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“How blessed are we that are not simple men! Yet nature

might have made me as these are, therefore I will not disdain”

The Winters Tale. Act 1V.Sc.1V

This is not only one of Shakepeare’s profoundest comments, but one of the greatest sayings of all time. It’s sublime ethical tone lifts it to the level of the Golden Rule: “Do unto others…”

It is, along with Beethoven’s 9th, one of mankind’s supreme treasures.

But notice two things about it: its utterly devastating simplicity and its total unexpectedness. Shakespeare, in a moment of light-hearted comedy, drops this shining pearl beyond worth into the mud, so casually and so unexpectedly that at first one hardly even notices it. He almost makes a joke of it.

But, as the meaning sinks in, we suddenly become aware that this is no laughing matter and that he is, in fact, saying something vitally important, and to our surprise we gradually realise that the rogue Autolycus has become, in Shakespeare’s hands, one of the world’s very greatest moral teachers.

For what, in essentials, is this disreputable, amoral, pick-pocket saying, afterall?

It is nothing less than the fact that no-one has any reason whatsoever for thinking or acting as if he or she is in anyway superior to anyone else: that there is simply no justification whatsoever on whatever grounds for looking down on, or being condescending towards, another person simply because they may appear to lack breeding, intelligence, looks or sensitivity. There is no room for arrogant pride.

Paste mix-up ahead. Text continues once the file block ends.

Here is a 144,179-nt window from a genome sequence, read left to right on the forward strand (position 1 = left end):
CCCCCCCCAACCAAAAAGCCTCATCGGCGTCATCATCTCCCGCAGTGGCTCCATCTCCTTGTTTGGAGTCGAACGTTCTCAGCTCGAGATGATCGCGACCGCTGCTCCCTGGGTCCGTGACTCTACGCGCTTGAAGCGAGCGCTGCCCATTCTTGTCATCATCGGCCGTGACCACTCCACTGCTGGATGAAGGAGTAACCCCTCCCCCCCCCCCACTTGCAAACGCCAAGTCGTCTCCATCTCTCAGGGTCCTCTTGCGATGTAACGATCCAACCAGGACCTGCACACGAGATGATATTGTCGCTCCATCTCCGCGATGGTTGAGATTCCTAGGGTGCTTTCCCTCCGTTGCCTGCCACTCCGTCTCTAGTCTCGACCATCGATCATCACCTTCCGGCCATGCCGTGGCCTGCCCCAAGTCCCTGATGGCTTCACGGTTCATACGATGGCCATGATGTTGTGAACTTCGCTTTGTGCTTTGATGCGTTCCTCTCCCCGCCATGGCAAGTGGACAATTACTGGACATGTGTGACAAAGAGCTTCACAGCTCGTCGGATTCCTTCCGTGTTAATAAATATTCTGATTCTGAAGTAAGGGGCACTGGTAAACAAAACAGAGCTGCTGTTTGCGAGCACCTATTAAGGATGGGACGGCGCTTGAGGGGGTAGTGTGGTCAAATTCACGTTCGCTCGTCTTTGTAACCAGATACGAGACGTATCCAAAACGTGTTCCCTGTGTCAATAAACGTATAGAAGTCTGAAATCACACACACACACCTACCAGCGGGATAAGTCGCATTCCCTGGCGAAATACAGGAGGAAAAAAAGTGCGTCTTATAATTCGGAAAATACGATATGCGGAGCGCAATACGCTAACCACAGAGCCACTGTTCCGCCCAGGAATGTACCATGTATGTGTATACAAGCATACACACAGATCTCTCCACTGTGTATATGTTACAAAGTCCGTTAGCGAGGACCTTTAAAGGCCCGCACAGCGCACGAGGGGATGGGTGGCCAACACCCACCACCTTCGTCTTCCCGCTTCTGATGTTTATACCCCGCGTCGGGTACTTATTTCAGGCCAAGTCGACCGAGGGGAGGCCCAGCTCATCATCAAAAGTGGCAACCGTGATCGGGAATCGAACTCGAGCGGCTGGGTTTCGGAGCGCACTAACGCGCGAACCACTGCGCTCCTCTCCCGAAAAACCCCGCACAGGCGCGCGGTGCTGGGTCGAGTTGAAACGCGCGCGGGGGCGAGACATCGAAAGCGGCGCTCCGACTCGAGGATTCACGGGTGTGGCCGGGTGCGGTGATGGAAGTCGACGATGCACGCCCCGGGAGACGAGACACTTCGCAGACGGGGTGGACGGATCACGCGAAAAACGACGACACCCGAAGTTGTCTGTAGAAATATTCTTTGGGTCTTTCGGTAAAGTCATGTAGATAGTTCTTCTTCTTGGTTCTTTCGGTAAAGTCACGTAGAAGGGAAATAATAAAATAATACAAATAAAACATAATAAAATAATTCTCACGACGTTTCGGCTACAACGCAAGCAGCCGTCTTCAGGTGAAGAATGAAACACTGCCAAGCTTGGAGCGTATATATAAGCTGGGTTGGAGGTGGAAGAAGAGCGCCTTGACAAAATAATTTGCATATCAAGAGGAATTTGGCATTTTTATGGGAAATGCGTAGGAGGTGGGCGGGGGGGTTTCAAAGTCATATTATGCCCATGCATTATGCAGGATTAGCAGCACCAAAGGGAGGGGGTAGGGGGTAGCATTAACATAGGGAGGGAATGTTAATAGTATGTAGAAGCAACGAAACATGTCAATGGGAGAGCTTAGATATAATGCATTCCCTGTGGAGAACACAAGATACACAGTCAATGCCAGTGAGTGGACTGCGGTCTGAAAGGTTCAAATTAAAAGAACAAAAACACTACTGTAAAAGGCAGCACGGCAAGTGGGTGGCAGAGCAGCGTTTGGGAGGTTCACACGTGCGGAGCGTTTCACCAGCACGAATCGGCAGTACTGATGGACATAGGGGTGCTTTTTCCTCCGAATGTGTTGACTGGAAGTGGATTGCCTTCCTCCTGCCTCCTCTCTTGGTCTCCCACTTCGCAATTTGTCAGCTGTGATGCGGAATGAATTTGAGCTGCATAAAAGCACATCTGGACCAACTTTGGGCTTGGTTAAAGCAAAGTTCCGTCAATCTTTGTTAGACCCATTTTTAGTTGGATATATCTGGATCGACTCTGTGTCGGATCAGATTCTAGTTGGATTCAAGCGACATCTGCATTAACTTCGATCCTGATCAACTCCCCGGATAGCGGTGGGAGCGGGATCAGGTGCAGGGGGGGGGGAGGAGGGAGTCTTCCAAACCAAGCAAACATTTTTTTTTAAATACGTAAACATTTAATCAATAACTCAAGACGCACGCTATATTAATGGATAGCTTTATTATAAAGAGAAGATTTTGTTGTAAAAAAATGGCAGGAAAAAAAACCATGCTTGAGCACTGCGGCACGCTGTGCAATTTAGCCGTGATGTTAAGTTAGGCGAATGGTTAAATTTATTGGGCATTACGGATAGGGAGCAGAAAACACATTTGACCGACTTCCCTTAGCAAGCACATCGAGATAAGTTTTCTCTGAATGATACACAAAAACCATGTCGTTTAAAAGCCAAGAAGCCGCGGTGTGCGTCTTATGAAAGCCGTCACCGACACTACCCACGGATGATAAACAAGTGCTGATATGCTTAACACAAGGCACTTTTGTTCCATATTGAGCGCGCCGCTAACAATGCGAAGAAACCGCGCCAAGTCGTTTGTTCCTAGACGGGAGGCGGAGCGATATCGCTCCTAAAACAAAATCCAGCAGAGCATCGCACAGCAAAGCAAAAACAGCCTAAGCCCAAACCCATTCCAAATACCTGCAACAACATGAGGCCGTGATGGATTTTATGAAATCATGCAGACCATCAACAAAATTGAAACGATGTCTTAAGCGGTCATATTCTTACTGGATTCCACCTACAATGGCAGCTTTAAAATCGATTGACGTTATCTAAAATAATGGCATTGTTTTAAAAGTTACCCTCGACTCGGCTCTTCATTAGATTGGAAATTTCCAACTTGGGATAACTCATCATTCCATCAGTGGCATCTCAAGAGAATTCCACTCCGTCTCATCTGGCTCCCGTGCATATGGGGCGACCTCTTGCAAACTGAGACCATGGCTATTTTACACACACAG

And why?

The answer is simple – Nature might have made you as they are.

Afterall, you didn’t make yourself. Neither did they.

You didn’t choose your place and position in life; you didn’t have any say as to who your parents would be. You didn’t give yourself your talents, dreams, brains or have a hand in deciding what nationality you would be, or – and how important this is – at what point in the world’s history you would be called upon to act your part in the scene. You weren’t, in fine, the author of yourself.

You might just as easily have been born of peasant people in Mongolia, just as the meanest outcast of the streets might have been reared in Buckingham Palace as heir to the British throne.

You yourself can claim no merit for what you are and what you have, so why “the oppressor’s wrong, the proud man’s contumely” or “the insolence of office”? Nature might well have made you as he is, so why the disdain?

Besides, as the great Chinese poet Tao Yuanming once said: “Treat him kindly for he is also someones son”.

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